The Federal Communications Commission, its authority and expertise on “identifying and prioritizing communications infrastructure, identifying communications sector vulnerabilities and working with industry to correct vulnerabilities, and coordinate with industry and engage foreign governments to increase the security and resilience of critical infrastructure within the communications sector on which the United States depends upon” (Morton, 2012, p. 126).

The Critical Infrastructure Protection (CIP) policies established by PPD-21

The PPD-21 created additional policies on critical infrastructure security and resilience created under the PPD- 63 by Bill Clinton in 1998 (Morton, 2012). The directive identified and specified various critical infrastructures and defined the role of each department involved. The key policies established by PPD-21 are explained below:

Defining and elucidating the functional relationships throughout the federal government

Under this strategy, the directive refines the structure of the CIP by creating two national critical infrastructure centers operated by DHS (White, Boult, & Chow, 2014). One department is responsible for security of the physical infrastructure while the other is responsible for the security of the cyber space.

The two departments work hand in hand to deter terrorism activities through the critical infrastructures. Responsibilities of each of the two departments is clearly defined and manned by experienced staff.

Enabling timely and effective information exchange

This strategy aims at increasing information exchange between all the federal departments involved (De Bruijne & Van Eeten, 2007). It is meant to enhance timely receipt of intelligence information to counter attacks. The policy establishes the standard requirements for data and information formats and accessibility while at the same time observing the privacy principles provided under the constitution (Lewis, 2006).

Creating an integration and analysis function

This final strategy is founded on the first two strategies and it establishes an integration and analysis function for critical infrastructure (Morton, 2012). The integration and analysis function for critical infrastructure is charged with the responsibility of analyzing incidences of attacks, prospective threats, as well as up-and-coming risks.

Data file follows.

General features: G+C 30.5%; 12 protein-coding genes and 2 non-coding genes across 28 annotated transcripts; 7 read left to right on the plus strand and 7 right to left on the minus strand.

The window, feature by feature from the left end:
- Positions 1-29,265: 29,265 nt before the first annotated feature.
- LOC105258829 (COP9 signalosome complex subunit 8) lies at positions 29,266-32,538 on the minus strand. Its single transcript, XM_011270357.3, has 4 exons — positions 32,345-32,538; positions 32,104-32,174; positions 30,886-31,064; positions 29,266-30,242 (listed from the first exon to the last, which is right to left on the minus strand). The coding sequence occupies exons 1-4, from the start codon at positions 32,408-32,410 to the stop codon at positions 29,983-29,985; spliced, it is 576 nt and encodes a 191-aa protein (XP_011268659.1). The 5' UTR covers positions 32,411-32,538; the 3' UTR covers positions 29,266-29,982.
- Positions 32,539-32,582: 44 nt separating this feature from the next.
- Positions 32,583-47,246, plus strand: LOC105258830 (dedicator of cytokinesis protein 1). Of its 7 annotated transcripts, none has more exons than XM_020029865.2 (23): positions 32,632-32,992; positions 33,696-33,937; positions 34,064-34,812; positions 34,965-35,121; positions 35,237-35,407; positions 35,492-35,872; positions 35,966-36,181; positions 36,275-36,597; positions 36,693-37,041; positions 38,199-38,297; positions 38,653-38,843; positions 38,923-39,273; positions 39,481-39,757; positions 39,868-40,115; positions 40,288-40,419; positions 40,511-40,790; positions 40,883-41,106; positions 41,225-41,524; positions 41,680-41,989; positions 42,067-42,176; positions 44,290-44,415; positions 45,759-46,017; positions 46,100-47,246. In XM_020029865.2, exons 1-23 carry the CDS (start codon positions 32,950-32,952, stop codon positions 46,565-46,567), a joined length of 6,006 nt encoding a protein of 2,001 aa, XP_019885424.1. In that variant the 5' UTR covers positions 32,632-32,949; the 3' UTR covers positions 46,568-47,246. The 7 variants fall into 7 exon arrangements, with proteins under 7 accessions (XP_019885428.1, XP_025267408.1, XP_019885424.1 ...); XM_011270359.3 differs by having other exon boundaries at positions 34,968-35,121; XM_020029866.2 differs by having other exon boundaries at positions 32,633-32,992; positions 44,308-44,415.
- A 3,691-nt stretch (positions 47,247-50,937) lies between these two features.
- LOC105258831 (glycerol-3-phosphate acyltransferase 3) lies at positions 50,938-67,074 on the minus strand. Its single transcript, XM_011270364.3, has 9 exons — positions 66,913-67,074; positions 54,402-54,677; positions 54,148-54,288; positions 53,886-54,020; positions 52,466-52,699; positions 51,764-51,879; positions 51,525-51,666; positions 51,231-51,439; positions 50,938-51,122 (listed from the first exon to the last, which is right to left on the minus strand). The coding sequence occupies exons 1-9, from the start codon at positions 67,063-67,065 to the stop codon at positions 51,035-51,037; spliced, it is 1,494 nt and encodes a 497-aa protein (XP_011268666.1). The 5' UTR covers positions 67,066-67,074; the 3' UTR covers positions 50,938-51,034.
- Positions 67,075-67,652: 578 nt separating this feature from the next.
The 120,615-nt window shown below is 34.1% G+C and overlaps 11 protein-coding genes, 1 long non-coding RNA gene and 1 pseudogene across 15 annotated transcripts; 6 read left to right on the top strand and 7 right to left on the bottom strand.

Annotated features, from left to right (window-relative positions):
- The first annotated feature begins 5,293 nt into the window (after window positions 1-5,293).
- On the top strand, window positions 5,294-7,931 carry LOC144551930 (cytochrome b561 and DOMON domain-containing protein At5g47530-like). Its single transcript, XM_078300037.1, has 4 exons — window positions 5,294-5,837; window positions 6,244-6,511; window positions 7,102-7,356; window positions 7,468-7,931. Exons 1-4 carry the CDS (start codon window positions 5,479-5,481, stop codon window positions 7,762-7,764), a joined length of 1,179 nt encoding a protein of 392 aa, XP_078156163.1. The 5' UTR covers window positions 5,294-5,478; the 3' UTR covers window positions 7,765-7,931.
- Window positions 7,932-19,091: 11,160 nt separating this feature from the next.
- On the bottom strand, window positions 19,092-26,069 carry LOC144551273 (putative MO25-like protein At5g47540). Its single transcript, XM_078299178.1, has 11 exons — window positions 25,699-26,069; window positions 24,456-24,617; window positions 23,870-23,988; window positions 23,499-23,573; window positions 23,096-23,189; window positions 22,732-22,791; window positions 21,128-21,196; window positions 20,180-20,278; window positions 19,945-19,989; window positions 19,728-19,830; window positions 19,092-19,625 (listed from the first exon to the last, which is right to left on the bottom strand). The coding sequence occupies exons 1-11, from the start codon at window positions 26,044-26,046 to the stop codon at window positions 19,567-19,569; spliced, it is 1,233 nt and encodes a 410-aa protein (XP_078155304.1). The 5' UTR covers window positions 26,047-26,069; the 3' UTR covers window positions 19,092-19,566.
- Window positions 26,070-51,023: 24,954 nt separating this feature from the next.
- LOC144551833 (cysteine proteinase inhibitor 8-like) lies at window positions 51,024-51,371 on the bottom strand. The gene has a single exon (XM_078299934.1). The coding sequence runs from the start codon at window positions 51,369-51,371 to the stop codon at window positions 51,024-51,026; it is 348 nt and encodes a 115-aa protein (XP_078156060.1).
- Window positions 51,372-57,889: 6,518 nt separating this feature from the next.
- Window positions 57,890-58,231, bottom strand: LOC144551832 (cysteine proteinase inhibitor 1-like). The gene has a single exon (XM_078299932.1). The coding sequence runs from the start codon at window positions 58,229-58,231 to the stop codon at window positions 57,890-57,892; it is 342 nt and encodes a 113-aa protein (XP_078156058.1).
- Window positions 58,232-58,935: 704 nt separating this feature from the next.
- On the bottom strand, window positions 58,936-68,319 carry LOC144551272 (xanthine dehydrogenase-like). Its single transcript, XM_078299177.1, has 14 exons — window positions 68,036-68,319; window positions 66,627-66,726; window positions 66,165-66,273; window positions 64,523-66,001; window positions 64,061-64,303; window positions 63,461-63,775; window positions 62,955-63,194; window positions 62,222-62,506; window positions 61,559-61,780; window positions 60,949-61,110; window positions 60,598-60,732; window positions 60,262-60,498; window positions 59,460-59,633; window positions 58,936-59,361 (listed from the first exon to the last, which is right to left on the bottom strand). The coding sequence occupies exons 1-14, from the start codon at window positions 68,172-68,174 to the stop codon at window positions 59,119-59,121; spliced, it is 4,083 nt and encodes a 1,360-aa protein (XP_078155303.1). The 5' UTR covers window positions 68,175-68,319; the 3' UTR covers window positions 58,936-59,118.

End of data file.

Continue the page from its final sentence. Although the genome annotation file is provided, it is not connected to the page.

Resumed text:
The department works in collaboration with other departments including the intelligence department, but the scope of each is clearly defined (Lopez, Setola, & Wolthusen, 2012). Therefore, the function of each department is well spelt to avoid conflicts.


The US Critical Infrastructure Protection was established by Bill Clinton in 1998 through the PPD-63. The directive identified key sectors and classified them as key infrastructures that needed to be secured at all costs. Since its establishment in 1998, it has received the support of the successive governments and the recent PPD-21 of 2013 refined the concept further. Protecting critical infrastructures is an important endeavor towards fighting terrorism that has had an increasing trend over the past decades.


De Bruijne, M., & Van Eeten, M. (2007). Systems that should have failed: critical infrastructure protection in an institutionally fragmented environment. Journal of Contingencies and Crisis Management, 15(1), 18-29.

Lewis, T. (2006). Critical infrastructure protection in homeland security: defending a networked nation. New York, NY: John Wiley & Sons.

Lopez, J., Setola, R., & Wolthusen, S. (2012). Critical Infrastructure Protection: Advances in Critical Infrastructure Protection: Information Infrastructure Models, Analysis, and Defense. New York, NY: Springer.

Morton, J. (2012). Next-Generation Homeland Security: Network Federalism and the Course to National Preparedness. Annapolis, MD: Naval Institute Press.

White, R., Boult, T., & Chow, E. (2014). A computational asset vulnerability model for the strategic protection of the critical infrastructure. International Journal of Critical Infrastructure Protection, 7(3), 167-177.